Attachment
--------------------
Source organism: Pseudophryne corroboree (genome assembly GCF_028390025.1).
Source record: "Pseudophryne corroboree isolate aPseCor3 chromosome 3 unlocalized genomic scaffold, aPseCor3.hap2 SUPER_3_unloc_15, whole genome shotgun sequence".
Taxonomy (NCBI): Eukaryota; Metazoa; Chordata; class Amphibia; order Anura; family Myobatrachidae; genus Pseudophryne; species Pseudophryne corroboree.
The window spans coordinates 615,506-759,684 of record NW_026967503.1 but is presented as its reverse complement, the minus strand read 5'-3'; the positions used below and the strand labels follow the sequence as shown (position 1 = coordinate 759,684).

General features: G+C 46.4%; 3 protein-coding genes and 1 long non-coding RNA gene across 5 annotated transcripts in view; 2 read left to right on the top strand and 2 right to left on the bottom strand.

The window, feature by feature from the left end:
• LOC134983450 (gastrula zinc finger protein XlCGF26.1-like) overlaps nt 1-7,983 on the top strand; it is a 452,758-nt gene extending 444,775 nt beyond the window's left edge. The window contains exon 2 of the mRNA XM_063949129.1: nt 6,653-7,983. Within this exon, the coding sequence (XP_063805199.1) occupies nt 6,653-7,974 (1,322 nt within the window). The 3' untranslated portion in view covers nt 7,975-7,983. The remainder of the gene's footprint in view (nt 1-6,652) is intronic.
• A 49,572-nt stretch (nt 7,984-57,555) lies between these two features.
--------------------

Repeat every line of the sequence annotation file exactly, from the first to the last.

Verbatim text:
Source organism: Pseudophryne corroboree (genome assembly GCF_028390025.1).
Source record: "Pseudophryne corroboree isolate aPseCor3 chromosome 3 unlocalized genomic scaffold, aPseCor3.hap2 SUPER_3_unloc_15, whole genome shotgun sequence".
Taxonomy (NCBI): Eukaryota; Metazoa; Chordata; class Amphibia; order Anura; family Myobatrachidae; genus Pseudophryne; species Pseudophryne corroboree.
The window spans coordinates 615,506-759,684 of record NW_026967503.1 but is presented as its reverse complement, the minus strand read 5'-3'; the positions used below and the strand labels follow the sequence as shown (position 1 = coordinate 759,684).

General features: G+C 46.4%; 3 protein-coding genes and 1 long non-coding RNA gene across 5 annotated transcripts in view; 2 read left to right on the top strand and 2 right to left on the bottom strand.

The window, feature by feature from the left end:
• LOC134983450 (gastrula zinc finger protein XlCGF26.1-like) overlaps nt 1-7,983 on the top strand; it is a 452,758-nt gene extending 444,775 nt beyond the window's left edge. The window contains exon 2 of the mRNA XM_063949129.1: nt 6,653-7,983. Within this exon, the coding sequence (XP_063805199.1) occupies nt 6,653-7,974 (1,322 nt within the window). The 3' untranslated portion in view covers nt 7,975-7,983. The remainder of the gene's footprint in view (nt 1-6,652) is intronic.
• A 49,572-nt stretch (nt 7,984-57,555) lies between these two features.